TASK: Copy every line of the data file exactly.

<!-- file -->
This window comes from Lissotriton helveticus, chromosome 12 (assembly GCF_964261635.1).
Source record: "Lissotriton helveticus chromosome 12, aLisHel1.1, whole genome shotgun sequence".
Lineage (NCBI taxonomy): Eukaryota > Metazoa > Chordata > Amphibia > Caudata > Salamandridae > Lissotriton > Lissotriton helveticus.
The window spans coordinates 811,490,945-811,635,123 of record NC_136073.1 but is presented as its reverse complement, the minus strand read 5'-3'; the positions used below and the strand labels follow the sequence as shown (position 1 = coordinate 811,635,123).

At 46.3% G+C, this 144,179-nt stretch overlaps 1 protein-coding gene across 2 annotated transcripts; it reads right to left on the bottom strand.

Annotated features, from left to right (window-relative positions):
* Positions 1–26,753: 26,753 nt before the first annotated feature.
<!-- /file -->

This window comes from Lissotriton helveticus, chromosome 12 (assembly GCF_964261635.1).
Source record: "Lissotriton helveticus chromosome 12, aLisHel1.1, whole genome shotgun sequence".
Lineage (NCBI taxonomy): Eukaryota > Metazoa > Chordata > Amphibia > Caudata > Salamandridae > Lissotriton > Lissotriton helveticus.
The window spans coordinates 811,490,945-811,635,123 of record NC_136073.1 but is presented as its reverse complement, the minus strand read 5'-3'; the positions used below and the strand labels follow the sequence as shown (position 1 = coordinate 811,635,123).

At 46.3% G+C, this 144,179-nt stretch overlaps 1 protein-coding gene across 2 annotated transcripts; it reads right to left on the bottom strand.

Annotated features, from left to right (window-relative positions):
* Positions 1–26,753: 26,753 nt before the first annotated feature.